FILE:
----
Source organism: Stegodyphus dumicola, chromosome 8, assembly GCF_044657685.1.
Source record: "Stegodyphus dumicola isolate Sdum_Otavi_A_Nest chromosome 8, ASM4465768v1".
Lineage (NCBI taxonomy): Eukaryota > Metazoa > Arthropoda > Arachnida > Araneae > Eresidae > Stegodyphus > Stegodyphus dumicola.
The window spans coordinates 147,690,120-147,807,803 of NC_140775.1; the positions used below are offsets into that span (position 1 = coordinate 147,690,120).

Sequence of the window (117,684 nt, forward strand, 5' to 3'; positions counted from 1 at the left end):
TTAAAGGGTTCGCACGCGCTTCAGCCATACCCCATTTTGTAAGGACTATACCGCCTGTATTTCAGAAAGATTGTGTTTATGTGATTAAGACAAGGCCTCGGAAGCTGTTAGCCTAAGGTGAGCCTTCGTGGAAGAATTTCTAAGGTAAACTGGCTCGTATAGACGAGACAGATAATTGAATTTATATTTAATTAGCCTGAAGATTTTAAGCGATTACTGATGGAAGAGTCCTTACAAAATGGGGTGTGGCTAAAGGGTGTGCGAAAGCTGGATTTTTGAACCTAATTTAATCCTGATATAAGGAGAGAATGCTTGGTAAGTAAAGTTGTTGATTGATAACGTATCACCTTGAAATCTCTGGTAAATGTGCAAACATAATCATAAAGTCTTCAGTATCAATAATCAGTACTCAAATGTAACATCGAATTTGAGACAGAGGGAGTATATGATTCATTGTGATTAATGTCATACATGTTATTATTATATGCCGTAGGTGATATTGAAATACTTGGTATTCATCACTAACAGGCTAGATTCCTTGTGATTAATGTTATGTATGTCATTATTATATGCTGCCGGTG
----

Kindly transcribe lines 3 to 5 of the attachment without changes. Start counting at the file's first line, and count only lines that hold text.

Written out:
Lineage (NCBI taxonomy): Eukaryota > Metazoa > Arthropoda > Arachnida > Araneae > Eresidae > Stegodyphus > Stegodyphus dumicola.
The window spans coordinates 147,690,120-147,807,803 of NC_140775.1; the positions used below are offsets into that span (position 1 = coordinate 147,690,120).

Sequence of the window (117,684 nt, forward strand, 5' to 3'; positions counted from 1 at the left end):